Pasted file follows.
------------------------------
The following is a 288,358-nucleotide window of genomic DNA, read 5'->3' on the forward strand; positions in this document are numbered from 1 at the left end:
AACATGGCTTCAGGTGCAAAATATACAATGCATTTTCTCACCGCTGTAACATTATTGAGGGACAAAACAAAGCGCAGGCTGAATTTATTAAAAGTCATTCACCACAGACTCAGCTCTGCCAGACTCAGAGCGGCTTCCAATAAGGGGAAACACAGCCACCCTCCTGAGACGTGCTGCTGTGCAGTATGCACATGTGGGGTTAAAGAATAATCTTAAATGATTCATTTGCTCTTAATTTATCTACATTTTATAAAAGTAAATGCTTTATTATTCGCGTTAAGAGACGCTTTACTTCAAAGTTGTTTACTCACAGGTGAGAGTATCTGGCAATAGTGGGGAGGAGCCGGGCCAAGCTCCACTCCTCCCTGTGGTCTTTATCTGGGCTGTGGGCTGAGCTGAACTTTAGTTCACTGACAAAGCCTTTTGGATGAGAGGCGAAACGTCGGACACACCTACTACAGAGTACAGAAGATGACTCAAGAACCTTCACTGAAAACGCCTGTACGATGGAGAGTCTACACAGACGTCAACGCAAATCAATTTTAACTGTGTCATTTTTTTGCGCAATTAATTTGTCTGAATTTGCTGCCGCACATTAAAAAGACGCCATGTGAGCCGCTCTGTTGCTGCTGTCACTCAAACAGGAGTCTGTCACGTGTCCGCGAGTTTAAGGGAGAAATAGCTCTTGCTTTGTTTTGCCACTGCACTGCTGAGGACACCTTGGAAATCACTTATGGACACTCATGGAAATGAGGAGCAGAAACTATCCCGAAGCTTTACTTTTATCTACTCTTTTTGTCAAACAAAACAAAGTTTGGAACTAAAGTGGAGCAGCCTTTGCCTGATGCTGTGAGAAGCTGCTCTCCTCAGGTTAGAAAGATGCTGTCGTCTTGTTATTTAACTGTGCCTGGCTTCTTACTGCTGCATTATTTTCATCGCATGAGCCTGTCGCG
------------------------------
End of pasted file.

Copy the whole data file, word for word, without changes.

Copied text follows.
The following is a 288,358-nucleotide window of genomic DNA, read 5'->3' on the forward strand; positions in this document are numbered from 1 at the left end:
AACATGGCTTCAGGTGCAAAATATACAATGCATTTTCTCACCGCTGTAACATTATTGAGGGACAAAACAAAGCGCAGGCTGAATTTATTAAAAGTCATTCACCACAGACTCAGCTCTGCCAGACTCAGAGCGGCTTCCAATAAGGGGAAACACAGCCACCCTCCTGAGACGTGCTGCTGTGCAGTATGCACATGTGGGGTTAAAGAATAATCTTAAATGATTCATTTGCTCTTAATTTATCTACATTTTATAAAAGTAAATGCTTTATTATTCGCGTTAAGAGACGCTTTACTTCAAAGTTGTTTACTCACAGGTGAGAGTATCTGGCAATAGTGGGGAGGAGCCGGGCCAAGCTCCACTCCTCCCTGTGGTCTTTATCTGGGCTGTGGGCTGAGCTGAACTTTAGTTCACTGACAAAGCCTTTTGGATGAGAGGCGAAACGTCGGACACACCTACTACAGAGTACAGAAGATGACTCAAGAACCTTCACTGAAAACGCCTGTACGATGGAGAGTCTACACAGACGTCAACGCAAATCAATTTTAACTGTGTCATTTTTTTGCGCAATTAATTTGTCTGAATTTGCTGCCGCACATTAAAAAGACGCCATGTGAGCCGCTCTGTTGCTGCTGTCACTCAAACAGGAGTCTGTCACGTGTCCGCGAGTTTAAGGGAGAAATAGCTCTTGCTTTGTTTTGCCACTGCACTGCTGAGGACACCTTGGAAATCACTTATGGACACTCATGGAAATGAGGAGCAGAAACTATCCCGAAGCTTTACTTTTATCTACTCTTTTTGTCAAACAAAACAAAGTTTGGAACTAAAGTGGAGCAGCCTTTGCCTGATGCTGTGAGAAGCTGCTCTCCTCAGGTTAGAAAGATGCTGTCGTCTTGTTATTTAACTGTGCCTGGCTTCTTACTGCTGCATTATTTTCATCGCATGAGCCTGTCGCG